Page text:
1) it is an early withdrawal - on an extremely long investment(ie even in bank penalizes for that)
2) up until the point of withdrawal, absolute zero tax has been paid on that. So usual "einkommensteuer"/income tax still must be applied.
3) the payout was intended to be incremental (over 30 years) and not lump-sum.
4) there is an additional risk then on that Individual in terms of a future liability. If he/she is a German citizen, there is a likely probability that money might be spent unwisely in another country, upon which such individual will return to Germany to burden the social system.
5) It should hinder individuals to perceive that as spending money.

In my opinion 25% is more than the risk (from the state side) allows. In addition, individuals with a continual negative income after 45 (high spending with inherited/ accumulated assets that doesn't secure support 10 years after 68) should also be considered  under the pension scheme. (Pre-pension candidates)

Example : We knew a woman in Bonn, that inherited substantially from her parents 50 years ago. She Never even considered earning money and went on holidays 6 times a year. She managed spend all at the age of 58, 14 years ago, and then had no reservations to claim from the social system still today, but still have property in Brazil, Cape Town and Germany.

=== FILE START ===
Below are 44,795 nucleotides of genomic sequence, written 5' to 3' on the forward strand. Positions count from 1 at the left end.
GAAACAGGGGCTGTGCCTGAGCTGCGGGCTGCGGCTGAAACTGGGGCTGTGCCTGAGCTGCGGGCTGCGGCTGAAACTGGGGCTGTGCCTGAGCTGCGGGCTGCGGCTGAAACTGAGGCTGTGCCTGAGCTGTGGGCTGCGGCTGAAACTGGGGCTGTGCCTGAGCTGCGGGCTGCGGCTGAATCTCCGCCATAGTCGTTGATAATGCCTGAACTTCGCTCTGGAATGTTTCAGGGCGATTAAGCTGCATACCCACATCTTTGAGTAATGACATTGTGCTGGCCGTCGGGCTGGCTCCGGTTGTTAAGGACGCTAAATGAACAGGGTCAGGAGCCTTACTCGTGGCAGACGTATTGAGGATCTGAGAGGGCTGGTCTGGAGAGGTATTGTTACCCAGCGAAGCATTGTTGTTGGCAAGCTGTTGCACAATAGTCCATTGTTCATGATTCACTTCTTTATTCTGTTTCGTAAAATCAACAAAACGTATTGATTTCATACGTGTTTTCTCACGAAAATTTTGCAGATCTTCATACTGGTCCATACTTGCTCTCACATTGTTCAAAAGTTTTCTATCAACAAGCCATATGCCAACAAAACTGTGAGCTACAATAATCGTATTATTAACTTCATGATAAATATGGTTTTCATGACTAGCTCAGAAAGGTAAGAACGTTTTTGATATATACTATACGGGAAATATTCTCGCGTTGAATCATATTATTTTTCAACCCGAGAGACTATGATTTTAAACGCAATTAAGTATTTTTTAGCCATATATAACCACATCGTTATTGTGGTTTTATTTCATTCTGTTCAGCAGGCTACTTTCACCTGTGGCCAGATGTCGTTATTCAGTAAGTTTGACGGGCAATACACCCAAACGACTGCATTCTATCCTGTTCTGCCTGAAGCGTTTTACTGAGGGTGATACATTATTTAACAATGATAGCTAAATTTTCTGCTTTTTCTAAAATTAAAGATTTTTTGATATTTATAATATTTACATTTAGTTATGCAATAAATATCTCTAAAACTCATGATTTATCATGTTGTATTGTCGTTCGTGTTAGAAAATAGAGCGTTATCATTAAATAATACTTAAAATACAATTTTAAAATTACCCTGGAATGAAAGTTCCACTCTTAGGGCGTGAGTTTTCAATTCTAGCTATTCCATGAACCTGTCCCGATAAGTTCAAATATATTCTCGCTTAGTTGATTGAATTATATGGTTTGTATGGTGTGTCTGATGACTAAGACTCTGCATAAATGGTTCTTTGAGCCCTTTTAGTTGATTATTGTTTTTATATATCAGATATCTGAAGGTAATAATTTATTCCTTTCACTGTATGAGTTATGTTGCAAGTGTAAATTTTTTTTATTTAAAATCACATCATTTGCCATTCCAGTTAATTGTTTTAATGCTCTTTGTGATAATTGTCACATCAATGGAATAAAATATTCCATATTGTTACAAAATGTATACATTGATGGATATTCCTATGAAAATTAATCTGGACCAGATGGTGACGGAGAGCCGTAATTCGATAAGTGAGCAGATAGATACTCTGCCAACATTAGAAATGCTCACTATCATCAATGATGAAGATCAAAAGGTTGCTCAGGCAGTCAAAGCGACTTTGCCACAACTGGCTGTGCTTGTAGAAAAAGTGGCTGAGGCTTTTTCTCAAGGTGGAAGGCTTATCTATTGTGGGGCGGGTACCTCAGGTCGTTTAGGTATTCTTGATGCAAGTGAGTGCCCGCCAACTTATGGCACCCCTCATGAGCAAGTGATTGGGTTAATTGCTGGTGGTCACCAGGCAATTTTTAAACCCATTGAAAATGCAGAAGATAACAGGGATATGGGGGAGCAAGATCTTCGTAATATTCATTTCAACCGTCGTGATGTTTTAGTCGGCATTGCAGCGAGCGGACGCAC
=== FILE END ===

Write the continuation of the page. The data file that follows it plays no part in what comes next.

What is sad is that it takes away from the true pensioners, the jobless, or those where fate  simply never dealt some cards in life.

I would suggest shopping around for an established bank in your city that has an English speaking advisor. That they try to push one on you that only speaks German is truly unacceptable and not up to standard. Another branch might have someone but it should not be hard to find. But I would be very cautious to go with an unknown fly by night bank. Number26 sounds like it lands in this category as it is definitely not an established bank.